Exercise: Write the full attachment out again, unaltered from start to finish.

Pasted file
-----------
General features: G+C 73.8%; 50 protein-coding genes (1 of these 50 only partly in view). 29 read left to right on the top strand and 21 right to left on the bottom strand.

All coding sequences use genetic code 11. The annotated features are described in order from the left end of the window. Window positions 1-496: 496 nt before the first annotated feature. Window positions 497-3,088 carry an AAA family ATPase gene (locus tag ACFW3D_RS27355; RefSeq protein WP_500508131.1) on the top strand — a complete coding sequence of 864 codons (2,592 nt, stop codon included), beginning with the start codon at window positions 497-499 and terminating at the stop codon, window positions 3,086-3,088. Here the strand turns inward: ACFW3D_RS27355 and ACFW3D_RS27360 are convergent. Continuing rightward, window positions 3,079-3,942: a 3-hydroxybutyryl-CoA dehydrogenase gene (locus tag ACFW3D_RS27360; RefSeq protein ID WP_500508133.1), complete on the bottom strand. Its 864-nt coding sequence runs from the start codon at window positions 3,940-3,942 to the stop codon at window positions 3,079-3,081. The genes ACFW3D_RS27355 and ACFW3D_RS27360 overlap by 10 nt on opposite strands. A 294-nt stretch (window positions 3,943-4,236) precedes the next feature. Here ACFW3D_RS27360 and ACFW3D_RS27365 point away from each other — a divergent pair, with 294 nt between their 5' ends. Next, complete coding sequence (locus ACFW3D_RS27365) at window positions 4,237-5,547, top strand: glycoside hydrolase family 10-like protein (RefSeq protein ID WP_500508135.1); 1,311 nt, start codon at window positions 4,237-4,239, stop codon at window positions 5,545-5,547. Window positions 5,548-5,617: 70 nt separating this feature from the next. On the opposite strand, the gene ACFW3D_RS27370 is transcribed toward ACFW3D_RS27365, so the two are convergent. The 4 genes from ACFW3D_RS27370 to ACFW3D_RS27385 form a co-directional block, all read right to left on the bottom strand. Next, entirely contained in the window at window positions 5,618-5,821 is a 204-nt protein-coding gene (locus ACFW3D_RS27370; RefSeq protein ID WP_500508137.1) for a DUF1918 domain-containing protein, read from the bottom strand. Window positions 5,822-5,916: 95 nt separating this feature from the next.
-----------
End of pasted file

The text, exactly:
General features: G+C 73.8%; 50 protein-coding genes (1 of these 50 only partly in view). 29 read left to right on the top strand and 21 right to left on the bottom strand.

All coding sequences use genetic code 11. The annotated features are described in order from the left end of the window. Window positions 1-496: 496 nt before the first annotated feature. Window positions 497-3,088 carry an AAA family ATPase gene (locus tag ACFW3D_RS27355; RefSeq protein WP_500508131.1) on the top strand — a complete coding sequence of 864 codons (2,592 nt, stop codon included), beginning with the start codon at window positions 497-499 and terminating at the stop codon, window positions 3,086-3,088. Here the strand turns inward: ACFW3D_RS27355 and ACFW3D_RS27360 are convergent. Continuing rightward, window positions 3,079-3,942: a 3-hydroxybutyryl-CoA dehydrogenase gene (locus tag ACFW3D_RS27360; RefSeq protein ID WP_500508133.1), complete on the bottom strand. Its 864-nt coding sequence runs from the start codon at window positions 3,940-3,942 to the stop codon at window positions 3,079-3,081. The genes ACFW3D_RS27355 and ACFW3D_RS27360 overlap by 10 nt on opposite strands. A 294-nt stretch (window positions 3,943-4,236) precedes the next feature. Here ACFW3D_RS27360 and ACFW3D_RS27365 point away from each other — a divergent pair, with 294 nt between their 5' ends. Next, complete coding sequence (locus ACFW3D_RS27365) at window positions 4,237-5,547, top strand: glycoside hydrolase family 10-like protein (RefSeq protein ID WP_500508135.1); 1,311 nt, start codon at window positions 4,237-4,239, stop codon at window positions 5,545-5,547. Window positions 5,548-5,617: 70 nt separating this feature from the next. On the opposite strand, the gene ACFW3D_RS27370 is transcribed toward ACFW3D_RS27365, so the two are convergent. The 4 genes from ACFW3D_RS27370 to ACFW3D_RS27385 form a co-directional block, all read right to left on the bottom strand. Next, entirely contained in the window at window positions 5,618-5,821 is a 204-nt protein-coding gene (locus ACFW3D_RS27370; RefSeq protein ID WP_500508137.1) for a DUF1918 domain-containing protein, read from the bottom strand. Window positions 5,822-5,916: 95 nt separating this feature from the next.